The other thing that was calling my attention was the profusion of large tree stumps. This entire areas was clear cut back a hundred years ago or so. All of the huge giants were removed and they still need a century or so to grow back (note to self: Re-visit at that time). And looking at all of these stumps makes me think about things. Things like “What in the hell were people thinking?”.  Take a look at the pictures. These trees were maybe 6 to 10 feet in diameter. They were cut down using hand saws. The lumber jacks would cut small notches in the trees and insert boards that they could stand on to operate the 15 foot long hand saw. They needed the boards to get them up high enough to be above the root mass because that would be too hard to cut through. Once the tree was felled it would be drug, using cable rope and a steam donkey (a steam powered winch) down the hill to the trucks or trains. They may also set up a skyway of cable and lift the trees up with pulleys and sling them down the hill that way. But when they were done, there was pretty much nothing left except stumps and mud. All of the toppling and dragging of the logs would have torn away all of the underlying vegetation.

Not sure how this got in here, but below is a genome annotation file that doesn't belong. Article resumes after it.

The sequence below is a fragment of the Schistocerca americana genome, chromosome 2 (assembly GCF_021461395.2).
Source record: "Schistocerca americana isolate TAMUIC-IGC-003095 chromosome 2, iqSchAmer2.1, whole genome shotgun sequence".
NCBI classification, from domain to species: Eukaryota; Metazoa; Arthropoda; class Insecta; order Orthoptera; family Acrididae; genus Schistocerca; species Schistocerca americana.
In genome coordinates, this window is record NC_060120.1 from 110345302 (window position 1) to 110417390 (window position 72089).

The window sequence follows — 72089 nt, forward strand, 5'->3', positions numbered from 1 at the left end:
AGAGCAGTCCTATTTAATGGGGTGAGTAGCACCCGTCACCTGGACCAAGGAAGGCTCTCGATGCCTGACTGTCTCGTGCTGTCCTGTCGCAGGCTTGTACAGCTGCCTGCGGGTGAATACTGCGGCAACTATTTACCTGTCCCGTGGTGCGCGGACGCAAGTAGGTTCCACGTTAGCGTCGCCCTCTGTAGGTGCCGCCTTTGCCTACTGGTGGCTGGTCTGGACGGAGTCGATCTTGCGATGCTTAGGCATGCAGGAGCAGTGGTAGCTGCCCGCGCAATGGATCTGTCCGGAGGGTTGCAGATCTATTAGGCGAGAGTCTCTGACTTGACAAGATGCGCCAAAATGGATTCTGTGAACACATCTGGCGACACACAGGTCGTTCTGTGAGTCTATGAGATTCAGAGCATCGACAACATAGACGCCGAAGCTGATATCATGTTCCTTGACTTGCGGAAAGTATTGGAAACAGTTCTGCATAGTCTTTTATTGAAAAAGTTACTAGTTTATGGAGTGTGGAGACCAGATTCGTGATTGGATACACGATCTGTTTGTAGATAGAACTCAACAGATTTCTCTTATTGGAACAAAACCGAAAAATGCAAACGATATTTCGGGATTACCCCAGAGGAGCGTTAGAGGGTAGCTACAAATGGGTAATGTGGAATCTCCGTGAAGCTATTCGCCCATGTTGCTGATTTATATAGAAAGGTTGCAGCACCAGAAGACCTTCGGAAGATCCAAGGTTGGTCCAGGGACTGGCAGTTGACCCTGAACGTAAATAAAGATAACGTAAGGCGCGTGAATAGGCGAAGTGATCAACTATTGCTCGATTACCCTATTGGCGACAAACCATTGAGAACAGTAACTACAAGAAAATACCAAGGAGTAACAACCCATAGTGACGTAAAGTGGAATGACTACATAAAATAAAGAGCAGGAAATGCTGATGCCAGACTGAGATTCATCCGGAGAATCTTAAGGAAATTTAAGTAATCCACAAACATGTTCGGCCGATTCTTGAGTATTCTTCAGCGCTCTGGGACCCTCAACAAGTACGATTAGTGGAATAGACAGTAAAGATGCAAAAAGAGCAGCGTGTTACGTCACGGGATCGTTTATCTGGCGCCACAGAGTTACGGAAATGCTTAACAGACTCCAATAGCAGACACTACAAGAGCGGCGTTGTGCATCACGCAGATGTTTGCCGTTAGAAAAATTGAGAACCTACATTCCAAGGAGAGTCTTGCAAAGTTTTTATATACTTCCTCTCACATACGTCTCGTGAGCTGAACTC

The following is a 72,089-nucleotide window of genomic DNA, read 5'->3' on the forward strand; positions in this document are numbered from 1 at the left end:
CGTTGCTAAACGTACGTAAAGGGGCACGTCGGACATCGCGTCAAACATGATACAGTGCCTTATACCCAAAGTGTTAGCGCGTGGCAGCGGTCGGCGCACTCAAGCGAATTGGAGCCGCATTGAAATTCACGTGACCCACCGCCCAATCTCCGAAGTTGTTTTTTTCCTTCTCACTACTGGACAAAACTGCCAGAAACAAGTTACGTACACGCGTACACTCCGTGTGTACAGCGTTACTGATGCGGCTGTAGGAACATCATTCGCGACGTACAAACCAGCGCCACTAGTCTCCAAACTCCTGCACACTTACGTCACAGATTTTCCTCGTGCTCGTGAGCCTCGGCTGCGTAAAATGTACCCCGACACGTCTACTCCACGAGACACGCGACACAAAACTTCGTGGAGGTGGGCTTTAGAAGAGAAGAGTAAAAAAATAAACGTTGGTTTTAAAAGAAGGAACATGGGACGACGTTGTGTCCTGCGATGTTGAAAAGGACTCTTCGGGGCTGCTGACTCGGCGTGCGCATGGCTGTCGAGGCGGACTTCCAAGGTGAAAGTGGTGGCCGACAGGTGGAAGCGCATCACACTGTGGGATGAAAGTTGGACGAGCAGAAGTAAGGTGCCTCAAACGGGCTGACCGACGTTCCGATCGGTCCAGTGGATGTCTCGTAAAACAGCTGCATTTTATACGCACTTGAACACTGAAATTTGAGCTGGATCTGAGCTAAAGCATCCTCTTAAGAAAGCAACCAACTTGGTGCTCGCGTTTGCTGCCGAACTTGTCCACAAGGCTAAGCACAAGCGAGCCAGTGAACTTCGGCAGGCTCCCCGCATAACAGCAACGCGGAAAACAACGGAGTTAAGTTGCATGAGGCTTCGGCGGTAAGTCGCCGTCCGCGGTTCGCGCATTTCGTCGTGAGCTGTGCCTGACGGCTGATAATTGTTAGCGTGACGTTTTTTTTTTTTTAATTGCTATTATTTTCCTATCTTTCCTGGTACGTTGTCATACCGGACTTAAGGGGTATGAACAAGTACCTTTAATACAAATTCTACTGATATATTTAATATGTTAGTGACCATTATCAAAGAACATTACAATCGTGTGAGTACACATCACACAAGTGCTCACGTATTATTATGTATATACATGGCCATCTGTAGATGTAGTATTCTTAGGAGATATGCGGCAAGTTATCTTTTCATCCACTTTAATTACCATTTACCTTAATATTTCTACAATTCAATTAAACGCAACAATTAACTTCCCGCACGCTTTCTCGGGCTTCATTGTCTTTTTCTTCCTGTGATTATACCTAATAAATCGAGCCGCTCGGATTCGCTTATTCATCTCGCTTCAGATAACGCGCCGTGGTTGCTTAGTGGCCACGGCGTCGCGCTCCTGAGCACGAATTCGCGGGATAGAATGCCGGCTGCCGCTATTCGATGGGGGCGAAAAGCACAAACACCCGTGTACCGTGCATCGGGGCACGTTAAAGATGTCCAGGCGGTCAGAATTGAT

Stump Forest

See the Notch for inserting a plank?
Lots of huge old cut logs tumbled here



Ok, this is a better view of the Notch



The other thing that dragging those logs down the hill, and then on top of one another, resulted in was a lot of friction heat. You know that old trick of rubbing two sticks together to light a fire? That never worked for me, but if you take really big sticks and rub them together using a Steam Donkey you evidently get better results. You get things like Storey Burn and the Tillamook forest fires that burned up huge swatches of the forest almost a hundred years ago. It used to be that all school children in the area were taught about the fires and then went out for a field trip to the old burn sites to plant Doug Firs. I am sure the lumber industry appreciated that effort.